Hamartomas are local malformations which resemble a neoplasm but are differentiated based on the absence of monoclonality. Many hamartomas because of their peculiar behavior need a long-term clinicoradiological follow-up and further molecular study, especially in syndromic types of multiple hamartomas.


  Conclusion Top


Hamartoma is usually not associated with significant morbidity but for the size and location of the tumor. There is evolution of some of the hamartomas as to neoplastic category included in recent WHO (2016) class of tumors because of clonality. This includes renal AML and pulmonary lymphangioleiomyomatosis. Despite the slow-growing and self-limiting behavior, some predispose to malignancy especially familial GIT hamartoma or may be seen associated with malignancy particularly in syndromic forms. In recent times, the concept of chondroid hamartomas is seen to be associated with abnormal karyotypes which points the neoplastic nature of the lesion.

Financial support and sponsorship

Nil.

Conflicts of interest

There are no conflicts of interest.



 
  References Top

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Albrecht E. Über hamartome. Verh Dtsch Ges Pathol 1904;7:153-7.  Back to cited text no. 1
    
2.
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Allon I, Allon DM, Hirshberg A, Shlomi B, Lifschitz-Mercer B, Kaplan I. Oral neurovascular hamartoma: A lesion searching for a name. J Oral Pathol Med 2012;41:348-53.  Back to cited text no. 4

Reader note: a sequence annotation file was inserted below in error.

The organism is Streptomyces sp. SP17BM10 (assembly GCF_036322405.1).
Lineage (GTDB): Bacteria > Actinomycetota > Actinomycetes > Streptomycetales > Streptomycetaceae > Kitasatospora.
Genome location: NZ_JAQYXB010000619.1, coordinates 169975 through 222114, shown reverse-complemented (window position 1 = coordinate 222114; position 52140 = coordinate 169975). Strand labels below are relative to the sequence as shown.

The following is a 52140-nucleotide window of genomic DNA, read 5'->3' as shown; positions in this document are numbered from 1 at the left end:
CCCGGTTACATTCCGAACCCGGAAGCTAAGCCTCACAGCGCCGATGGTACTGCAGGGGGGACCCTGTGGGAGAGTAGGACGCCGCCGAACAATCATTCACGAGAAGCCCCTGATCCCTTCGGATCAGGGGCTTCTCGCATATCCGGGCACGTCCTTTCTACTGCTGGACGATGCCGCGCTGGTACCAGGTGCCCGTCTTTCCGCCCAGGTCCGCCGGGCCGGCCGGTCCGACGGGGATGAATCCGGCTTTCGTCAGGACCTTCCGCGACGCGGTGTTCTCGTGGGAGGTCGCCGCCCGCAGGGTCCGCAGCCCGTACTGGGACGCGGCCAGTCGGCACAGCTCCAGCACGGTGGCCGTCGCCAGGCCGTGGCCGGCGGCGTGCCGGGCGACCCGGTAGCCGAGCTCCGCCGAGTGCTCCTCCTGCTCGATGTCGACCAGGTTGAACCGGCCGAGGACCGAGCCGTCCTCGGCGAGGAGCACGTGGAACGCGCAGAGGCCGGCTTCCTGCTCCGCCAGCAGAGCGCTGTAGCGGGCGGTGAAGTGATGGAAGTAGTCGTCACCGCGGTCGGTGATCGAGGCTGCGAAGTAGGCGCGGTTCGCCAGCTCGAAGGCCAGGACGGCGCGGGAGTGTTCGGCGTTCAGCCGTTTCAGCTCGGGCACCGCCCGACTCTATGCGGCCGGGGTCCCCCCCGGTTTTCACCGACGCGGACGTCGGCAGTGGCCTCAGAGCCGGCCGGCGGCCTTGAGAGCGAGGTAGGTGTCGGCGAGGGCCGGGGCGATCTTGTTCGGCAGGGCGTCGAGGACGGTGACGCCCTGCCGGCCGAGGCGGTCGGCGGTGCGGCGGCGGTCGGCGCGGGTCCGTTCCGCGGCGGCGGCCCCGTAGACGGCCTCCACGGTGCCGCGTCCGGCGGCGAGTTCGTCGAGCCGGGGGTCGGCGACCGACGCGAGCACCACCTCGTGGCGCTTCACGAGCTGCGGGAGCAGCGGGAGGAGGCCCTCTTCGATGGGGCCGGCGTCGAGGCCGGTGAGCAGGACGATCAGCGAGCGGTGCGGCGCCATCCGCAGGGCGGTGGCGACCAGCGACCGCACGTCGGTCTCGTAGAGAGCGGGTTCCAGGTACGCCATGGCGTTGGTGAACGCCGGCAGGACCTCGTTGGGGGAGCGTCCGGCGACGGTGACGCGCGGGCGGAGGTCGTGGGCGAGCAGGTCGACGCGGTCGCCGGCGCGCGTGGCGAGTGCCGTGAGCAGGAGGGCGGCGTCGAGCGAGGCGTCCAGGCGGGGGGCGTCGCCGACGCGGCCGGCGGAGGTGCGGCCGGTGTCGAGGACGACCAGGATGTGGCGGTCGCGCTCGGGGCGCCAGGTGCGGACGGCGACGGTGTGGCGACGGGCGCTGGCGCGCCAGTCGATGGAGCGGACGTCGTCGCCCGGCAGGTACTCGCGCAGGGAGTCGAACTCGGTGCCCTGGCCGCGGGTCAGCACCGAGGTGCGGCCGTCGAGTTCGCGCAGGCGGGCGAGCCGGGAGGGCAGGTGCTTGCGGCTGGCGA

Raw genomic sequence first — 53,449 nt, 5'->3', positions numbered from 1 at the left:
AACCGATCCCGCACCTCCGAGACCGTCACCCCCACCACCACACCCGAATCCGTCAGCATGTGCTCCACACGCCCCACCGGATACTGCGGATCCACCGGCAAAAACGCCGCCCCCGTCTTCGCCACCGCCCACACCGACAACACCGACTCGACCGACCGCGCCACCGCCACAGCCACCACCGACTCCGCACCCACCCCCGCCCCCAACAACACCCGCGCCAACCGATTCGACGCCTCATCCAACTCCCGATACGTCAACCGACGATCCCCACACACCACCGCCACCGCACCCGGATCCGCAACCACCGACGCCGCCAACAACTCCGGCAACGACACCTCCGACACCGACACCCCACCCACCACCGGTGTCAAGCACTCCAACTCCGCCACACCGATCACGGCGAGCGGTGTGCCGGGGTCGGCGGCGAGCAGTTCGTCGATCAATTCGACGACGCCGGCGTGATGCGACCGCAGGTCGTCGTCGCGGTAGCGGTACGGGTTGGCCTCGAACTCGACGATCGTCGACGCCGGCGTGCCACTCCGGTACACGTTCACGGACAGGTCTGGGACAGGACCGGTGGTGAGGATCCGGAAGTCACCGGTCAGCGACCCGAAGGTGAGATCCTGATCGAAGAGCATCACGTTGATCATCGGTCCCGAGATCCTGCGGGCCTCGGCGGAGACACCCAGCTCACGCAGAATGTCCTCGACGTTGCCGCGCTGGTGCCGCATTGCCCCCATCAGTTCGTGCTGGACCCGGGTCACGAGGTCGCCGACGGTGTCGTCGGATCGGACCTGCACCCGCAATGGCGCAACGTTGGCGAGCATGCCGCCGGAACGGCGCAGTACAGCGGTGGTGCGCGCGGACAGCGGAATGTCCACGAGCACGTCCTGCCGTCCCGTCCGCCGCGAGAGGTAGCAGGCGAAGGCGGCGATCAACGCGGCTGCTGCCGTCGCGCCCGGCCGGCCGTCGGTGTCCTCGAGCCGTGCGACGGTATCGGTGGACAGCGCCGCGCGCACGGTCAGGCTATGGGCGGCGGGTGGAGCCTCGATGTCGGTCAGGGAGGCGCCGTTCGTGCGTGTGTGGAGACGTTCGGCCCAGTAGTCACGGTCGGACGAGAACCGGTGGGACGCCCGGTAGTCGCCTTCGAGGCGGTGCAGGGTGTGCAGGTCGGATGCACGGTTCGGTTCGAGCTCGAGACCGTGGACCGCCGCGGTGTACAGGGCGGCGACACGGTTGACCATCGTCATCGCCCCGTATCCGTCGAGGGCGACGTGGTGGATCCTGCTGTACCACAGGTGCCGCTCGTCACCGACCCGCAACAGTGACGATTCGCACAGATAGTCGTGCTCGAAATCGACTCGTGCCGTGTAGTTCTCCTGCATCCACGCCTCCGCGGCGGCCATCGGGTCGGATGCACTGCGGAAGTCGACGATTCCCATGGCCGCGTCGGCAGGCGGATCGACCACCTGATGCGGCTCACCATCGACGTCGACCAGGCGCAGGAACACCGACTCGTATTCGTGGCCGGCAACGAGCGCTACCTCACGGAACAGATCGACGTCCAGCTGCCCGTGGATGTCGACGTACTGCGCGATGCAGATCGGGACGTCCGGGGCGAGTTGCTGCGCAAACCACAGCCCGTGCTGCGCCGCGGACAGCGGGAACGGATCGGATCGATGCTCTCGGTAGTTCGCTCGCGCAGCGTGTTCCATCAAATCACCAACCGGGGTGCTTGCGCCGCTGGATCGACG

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Leiter Herrán F, Restrepo CS, Alvarez Gómez DI, Suby-Long T, Ocazionez D, Vargas D. Hamartomas from head to toe: An imaging overview. Br J Radiol 2017;90:20160607.  Back to cited text no. 5
    
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Walter JB, Israel MS. Wound healing. In: Walter JB, Israel MS, editors. General Pathology. 6th ed. USA: Churchill Livingstone; 1987. p. 117-2.  Back to cited text no. 6
    
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Berman JJ. USA: Jones and Bartlett Publishers; Neoplasms: Principles of Development and Diversity; 2009; p. 429.  Back to cited text no. 7
    
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Singh E, Varsha V, Girish H, Murgod S, Savita J. Hamartomas of the head and neck: A case report and review. J Int Res Med Pharm Sci 2016;7(1);1-13.  Back to cited text no. 8
    
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Fukunaga M. Expression of D2-40 in lymphatic endothelium of normal tissues and in vascular tumours. Histopathology 2005;46:396-402.  Back to cited text no. 9